Obama Official-Network Neutrality Deviser Says First Amendment Doesn’t Apply to Our Computers
Net Neutrality allows the government to regulate every website on the World Wide Web--a tremendous First Amendment free speech problem.
And on February 4, 2011 Wu became:
(A) senior advisor to the (Obama Administration’s) Federal Trade Commission (FTC) for consumer protection and competition issues that affect the Internet and mobile markets.
Great news, eh? What First Amendment goodness has Obama Administration Advisor Wu been up to of late? This.
Free Speech for Computers?
In today’s world, we have delegated many of our daily decisions to computers. On the drive to work, a GPS device suggests the best route; at your desk, Microsoft Word guesses at your misspellings, and Facebook recommends new friends.
In the past few years, the suggestion has been made that when computers make such choices they are “speaking,” and enjoy the protections of the First Amendment.
This is a bad idea that threatens the government’s ability to oversee companies and protect consumers....
Wu wants the government to know where we go via GPS, what we write on word processing software and who we Friend on Facebook.
That isn’t at all totalitarian and creepy.
(W)hen you turn to Google with a question, the search engine must decide, at that moment, what “answers” to give, and in what order to put those answers. If such answers are speech, then any government efforts to regulate Google, like any efforts to bowdlerize Ann Landers, must be examined as censorship....
But if we call computerized decisions “speech,” the judiciary must consider these laws as potential censorship, making the First Amendment, for these companies, a formidable anti-regulatory tool.
Ummm, yeah--that’s sort of the point.
Wu is absurdly asserting that what you type in the “Search” field is protected speech--but the results you get are not. The “Search” results being, of course, a dead giveaway as to what you typed in the “Search” field.
Do you want the government having blanket access to where you go, what you write and for what you search--just because you did any of it on a computer? Neither do I. Wu does.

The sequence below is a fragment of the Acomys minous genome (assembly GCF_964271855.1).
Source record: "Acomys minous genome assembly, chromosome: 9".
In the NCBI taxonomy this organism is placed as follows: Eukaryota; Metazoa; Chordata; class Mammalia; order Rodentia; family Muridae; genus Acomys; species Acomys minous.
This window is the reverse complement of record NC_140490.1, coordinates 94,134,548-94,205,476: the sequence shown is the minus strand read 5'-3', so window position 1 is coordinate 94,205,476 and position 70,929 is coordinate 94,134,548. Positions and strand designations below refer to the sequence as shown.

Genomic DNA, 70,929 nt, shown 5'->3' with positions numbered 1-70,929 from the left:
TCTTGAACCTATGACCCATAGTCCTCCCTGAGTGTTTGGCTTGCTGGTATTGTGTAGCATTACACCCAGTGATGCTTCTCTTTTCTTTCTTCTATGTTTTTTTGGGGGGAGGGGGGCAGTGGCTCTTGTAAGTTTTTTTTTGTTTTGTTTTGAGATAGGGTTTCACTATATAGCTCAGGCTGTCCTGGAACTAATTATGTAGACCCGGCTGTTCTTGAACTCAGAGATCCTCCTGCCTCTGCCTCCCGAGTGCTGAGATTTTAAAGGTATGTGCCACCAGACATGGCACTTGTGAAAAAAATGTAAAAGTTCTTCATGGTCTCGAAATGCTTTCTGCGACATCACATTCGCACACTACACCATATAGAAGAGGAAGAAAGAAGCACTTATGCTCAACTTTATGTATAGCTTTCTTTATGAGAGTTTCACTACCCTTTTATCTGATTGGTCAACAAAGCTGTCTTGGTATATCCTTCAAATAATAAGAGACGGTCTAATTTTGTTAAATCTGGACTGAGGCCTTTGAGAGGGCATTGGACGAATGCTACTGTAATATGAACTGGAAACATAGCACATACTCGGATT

ObamaCare contains in its monstrous folds the regulation of any computer or device on which you do anything health-related, including storing health records. Wu--obviously an overachiever--goes several huge steps further.
The First Amendment has wandered far from its purposes when it is recruited to protect commercial automatons from regulatory scrutiny....
The line can be easily drawn: as a general rule, nonhuman or automated choices should not be granted the full protection of the First Amendment, and often should not be considered “speech” at all....
Computers make trillions of invisible decisions each day; the possibility that each decision could be protected speech should give us pause.
“Computers make trillions of invisible decisions”--devised, designed and elicited by...people. For whom the First Amendment acknowledges unlimited free speech.
What should give us pause is that people like Wu teach at our universities--and are “advisors” to this administration.
To give computers the rights intended for humans is to elevate our machines above ourselves.
No, it means when we speak via our computers--we’re still speaking. Which makes us the masters of our machines--and our machines free from Congressional speech abridgment.
The First Amendment--and the Constitution in its entirety--makes us the masters of our government. Wu wants to turn that relationship the other way round.